Flipped homes are becoming popular again, and there’s plenty of reasons to buy them. Everything is rehabbed, from the floors to the walls to the landscaping. It seems like flip homes are prepared for you to move right in.
In reality, some home flippers are just starting out. They might not be filing all the building permits they need to do, and some might have done a shoddy job on things that are behind the walls and floors.
So, to be safe – both literally and financially – there are some questions you need to get answered before signing any contracts or paying any money.
“The advantages of buying a flipped house is that it’s upgraded and hopefully it was a whole house renovation with the plumbing and electrical done,” says K. Natasha Ellestad, realtor at RE/MAX Advantage Plus in Spring Park, Minn.
She and her husband, a mortgage broker, have flipped three properties.
“It’s very important to have a city inspection. It’s free is most cities,” she says. “The cosmetic things may look good. But there are more important things beneath those cosmetic changes. If the flippers moved anything around like the furnace, you need to know about it.”
Below are other questions you might want to ask before committing to a flipped home.
Do you get a home warranty with the house?
Even though the flipped house usually has new appliances, does it have a new water heater, furnace and air conditioner?
With a home warranty – which usually is written for a year at a time – you can potentially save thousands if something breaks early on. You can then renew the warranty by paying for it yourself the second year you live in the home.
What exactly was replaced and changed?
The gleaming new hardwood floors are beautiful. But other things look old and worn out. Have the real estate agent get a list of the things that were repaired recently or replaced.
Pay attention to crown molding that doesn’t match at the corners or gaps in bathroom tiles. If the flippers didn’t do the small things correctly, red flags should be waving telling you that they might have skimped on the larger issues that could cost you down the road.
What does the basement look, smell and feel like?
If there is a basement in the house, Ellestad says to really take a good look at everything. Does it smell moist? Sometimes, flippers cover up mold and moisture with paint just before potential buyers get there. Is there a dip in the basement floor because of water protrusion? Make sure you have a radon test done, too.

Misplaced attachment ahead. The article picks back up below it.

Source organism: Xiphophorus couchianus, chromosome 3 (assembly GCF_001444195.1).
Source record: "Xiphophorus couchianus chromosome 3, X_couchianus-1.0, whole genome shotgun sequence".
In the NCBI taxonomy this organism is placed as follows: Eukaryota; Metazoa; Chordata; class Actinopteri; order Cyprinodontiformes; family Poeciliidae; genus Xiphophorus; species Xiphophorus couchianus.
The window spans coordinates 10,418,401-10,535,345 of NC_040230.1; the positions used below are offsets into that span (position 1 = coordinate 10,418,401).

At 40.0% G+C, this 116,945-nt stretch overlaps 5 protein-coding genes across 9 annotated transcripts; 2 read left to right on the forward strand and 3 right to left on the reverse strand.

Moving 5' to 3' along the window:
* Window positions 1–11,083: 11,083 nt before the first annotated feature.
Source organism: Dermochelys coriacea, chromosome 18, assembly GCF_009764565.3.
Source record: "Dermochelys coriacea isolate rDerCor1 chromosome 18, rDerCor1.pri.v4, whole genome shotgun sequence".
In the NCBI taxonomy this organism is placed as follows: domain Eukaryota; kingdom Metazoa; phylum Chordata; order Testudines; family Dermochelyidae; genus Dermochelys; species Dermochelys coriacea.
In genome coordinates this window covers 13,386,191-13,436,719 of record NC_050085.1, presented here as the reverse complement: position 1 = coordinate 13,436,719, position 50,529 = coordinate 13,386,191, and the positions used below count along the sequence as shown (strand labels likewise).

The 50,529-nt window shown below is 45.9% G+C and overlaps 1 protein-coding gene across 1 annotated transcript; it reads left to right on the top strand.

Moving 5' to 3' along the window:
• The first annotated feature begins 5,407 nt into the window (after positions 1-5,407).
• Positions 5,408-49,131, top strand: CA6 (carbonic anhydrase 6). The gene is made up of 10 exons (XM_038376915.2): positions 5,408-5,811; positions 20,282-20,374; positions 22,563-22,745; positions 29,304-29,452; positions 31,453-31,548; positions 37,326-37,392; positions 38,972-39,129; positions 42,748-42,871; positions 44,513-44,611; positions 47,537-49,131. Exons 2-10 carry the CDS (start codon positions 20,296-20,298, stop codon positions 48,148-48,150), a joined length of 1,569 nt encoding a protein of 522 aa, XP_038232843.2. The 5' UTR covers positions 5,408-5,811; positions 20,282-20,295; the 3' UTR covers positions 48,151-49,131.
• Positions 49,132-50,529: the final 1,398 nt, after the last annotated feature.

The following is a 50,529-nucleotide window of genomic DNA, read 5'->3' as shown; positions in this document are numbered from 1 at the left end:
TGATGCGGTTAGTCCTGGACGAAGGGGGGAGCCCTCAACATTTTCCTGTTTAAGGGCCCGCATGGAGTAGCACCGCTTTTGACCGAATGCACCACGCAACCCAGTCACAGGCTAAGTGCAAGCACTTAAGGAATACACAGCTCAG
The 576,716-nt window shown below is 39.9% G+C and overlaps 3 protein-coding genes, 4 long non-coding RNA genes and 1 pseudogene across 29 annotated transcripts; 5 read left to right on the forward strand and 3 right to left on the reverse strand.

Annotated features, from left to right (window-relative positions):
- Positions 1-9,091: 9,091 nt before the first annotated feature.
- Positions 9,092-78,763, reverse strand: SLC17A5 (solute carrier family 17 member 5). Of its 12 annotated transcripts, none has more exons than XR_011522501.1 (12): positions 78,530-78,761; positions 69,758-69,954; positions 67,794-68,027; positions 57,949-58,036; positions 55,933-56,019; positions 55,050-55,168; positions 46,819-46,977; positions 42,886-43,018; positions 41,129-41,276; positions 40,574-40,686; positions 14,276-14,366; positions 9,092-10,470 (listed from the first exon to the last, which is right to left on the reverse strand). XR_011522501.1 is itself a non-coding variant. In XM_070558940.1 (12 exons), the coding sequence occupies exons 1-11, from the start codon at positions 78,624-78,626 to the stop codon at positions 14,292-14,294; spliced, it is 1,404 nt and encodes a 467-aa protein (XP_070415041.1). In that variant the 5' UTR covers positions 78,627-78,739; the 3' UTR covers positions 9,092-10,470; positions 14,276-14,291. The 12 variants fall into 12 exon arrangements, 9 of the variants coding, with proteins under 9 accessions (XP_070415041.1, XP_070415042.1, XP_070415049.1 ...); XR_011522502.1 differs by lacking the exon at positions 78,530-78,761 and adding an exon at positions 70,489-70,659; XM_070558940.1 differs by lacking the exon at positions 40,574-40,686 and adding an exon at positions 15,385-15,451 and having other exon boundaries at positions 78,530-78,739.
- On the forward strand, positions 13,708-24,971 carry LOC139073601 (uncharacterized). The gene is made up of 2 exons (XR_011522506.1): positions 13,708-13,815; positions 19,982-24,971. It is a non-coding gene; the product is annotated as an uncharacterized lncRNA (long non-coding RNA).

How old are the windows and doors?
Walk around and check the windows and doors. Did someone just paint over windows that could be lead-based? Do the windows even open? Do all the doors actually close correctly or even lock?
Was there recent storm damage?
To see if the former owners or flippers took out any claims from storms, call your own insurance company and give them the address. This knowledge helps you to know if you need to repair something.
Also, new buyers can’t put a claim on storm damage within a certain time frame. So, you might use this information to hold the flippers accountable to fix the roof, etc.
Did the flippers pull the right permits?
If you can find a paper trail of permits, you also might find that the remodel of the home will be up to safety codes and standards. “Have an inspector check the property to make sure the wiring is up to code, and all the other changes made were done properly and safely,” Ellestad warns.
What do the disclosures say?
Some states are full disclosure states – meaning the seller must disclose any property defects and any other information that could have an effect on the home buyer’s decision.
Also, make sure your real estate agent gets you a history of all the sales on this property. How often was it sold? Who owned it before the flippers? How long had they owned it? Why did they move? Then look at the disclosures for any red flags.
Are there any liens against the house?
If the flipper hasn’t paid all of the contractors, there could be a lien against the property. Ask your realtor to find out. You don’t want to to be involved if the owner owes someone else money.
“The new kitchen cabinets and the beautiful new bathroom of a flipped house aren’t as important as knowing what else was done or not done,” Ellestad says.